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Petrogenesis of mantle polymict breccias: Insights into mantle processes coeval with kimberlite magmatism

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Giuliani, A and Phillips, D and Kamenetsky, VS and Kendrick, MA and Wyatt, BA and Goemann, K and Hutchinson, G (2014) Petrogenesis of mantle polymict breccias: Insights into mantle processes coeval with kimberlite magmatism. Journal of Petrology, 55 (4). pp. 831-858.

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Abstract

Mantle polymict breccias sampled by kimberlite magmas are complex mixtures of mantle minerals and rock clasts, cemented together by olivine, phlogopite, orthopyroxene, ilmenite, rutile and sulphides. Because of the kimberlite-like texture (i.e. mineral clasts of diverse origin and composition set in a magmatic matrix) and the large geochemical heterogeneity preserved in polymict breccias, these rocks are believed to derive from primitive or precursor kimberlite magmas. Therefore, the study of such xenoliths can provide constraints on the processes occurring in the mantle during the early stages of kimberlite ascent, and possibly on the composition of kimberlite melts. To constrain the petrogenesis of these unusual rocks, we have studied two samples of polymict breccia from the Bultfontein kimberlite (Kimberley, South Africa) and compared our results with published data for other polymict breccias. The most abundant phase in the matrix of the studied samples is olivine with a narrow range in Mg# (~88–89), but variable Ni–Mn–Ca contents. Similar compositions are characteristic of magmatic olivine in the Bultfontein and nearby De Beers kimberlites. Orthopyroxene is the dominant phase in the matrix of polymict breccias surrounding clinopyroxene clasts, which, like the other silicate mineral clasts, are highly resorbed. The matrix orthopyroxene exhibits variable compositions, with significant enrichment in Ca, Na, Cr, Sr, Ba and light rare earth elements in the grains adjacent to clinopyroxene. The other main matrix phases (phlogopite, ilmenite and rutile) also display variable compositions. Matrix olivine hosts primary carbonate-rich inclusions similar to those observed in polymict breccia ilmenite. These inclusions were previously interpreted as an alkali-carbonate melt trapped during ilmenite growth. This alkali-carbonate melt may represent the parental melt to the matrix minerals of the polymict breccias. The variable composition of the matrix minerals is attributed to rapid, small-scale (centimetre to millimetre) variations in the melt composition owing to clast dissolution, possibly coupled with wall-rock assimilation, closely followed by fast cooling. Partial digestion of silicate porphyroclasts increased the Si content of the matrix melt, thus allowing crystallization of orthopyroxene. Further arguments in favour of a genetic relationship between polymict breccias and kimberlite magmas are provided by (1) similar Hf isotope compositions of polymict breccia ilmenite and South African kimberlites, (2) overlapping olivine compositions in polymict breccias and the host Bultfontein kimberlite, and (3) the occurrence of alkali-carbonate inclusions in polymict breccia and kimberlite minerals. Polymict breccias are interpreted as failed kimberlite intrusions, which metasomatized the magmatic conduit through which subsequent pulses of kimberlite magmas ascended. These wall-rock interactions would limit reactions between later pulses of kimberlite melt and mantle wall-rocks, thus enhancing the ability of kimberlite magmas to reach the surface.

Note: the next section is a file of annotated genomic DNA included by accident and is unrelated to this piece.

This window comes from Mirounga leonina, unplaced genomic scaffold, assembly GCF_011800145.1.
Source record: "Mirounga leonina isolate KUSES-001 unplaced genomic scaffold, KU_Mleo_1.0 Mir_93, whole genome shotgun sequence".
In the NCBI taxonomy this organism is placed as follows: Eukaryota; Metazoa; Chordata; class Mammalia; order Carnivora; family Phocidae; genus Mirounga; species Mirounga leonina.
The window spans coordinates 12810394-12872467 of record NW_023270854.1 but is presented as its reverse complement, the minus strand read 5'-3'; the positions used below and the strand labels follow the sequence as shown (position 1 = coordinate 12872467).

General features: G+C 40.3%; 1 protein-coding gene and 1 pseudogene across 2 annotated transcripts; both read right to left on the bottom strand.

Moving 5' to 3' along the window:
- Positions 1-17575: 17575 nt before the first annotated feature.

Item Type: Article
Journal or Publication Title: Journal of Petrology
Page Range: pp. 831-858
Identification Number - DOI: 0.1093/petrology/egu00
Additional Information:

Copyright 2014 Oxford University Press

Date Deposited: 17 Mar 2014 03:40
Last Modified: 18 Nov 2014 04:59
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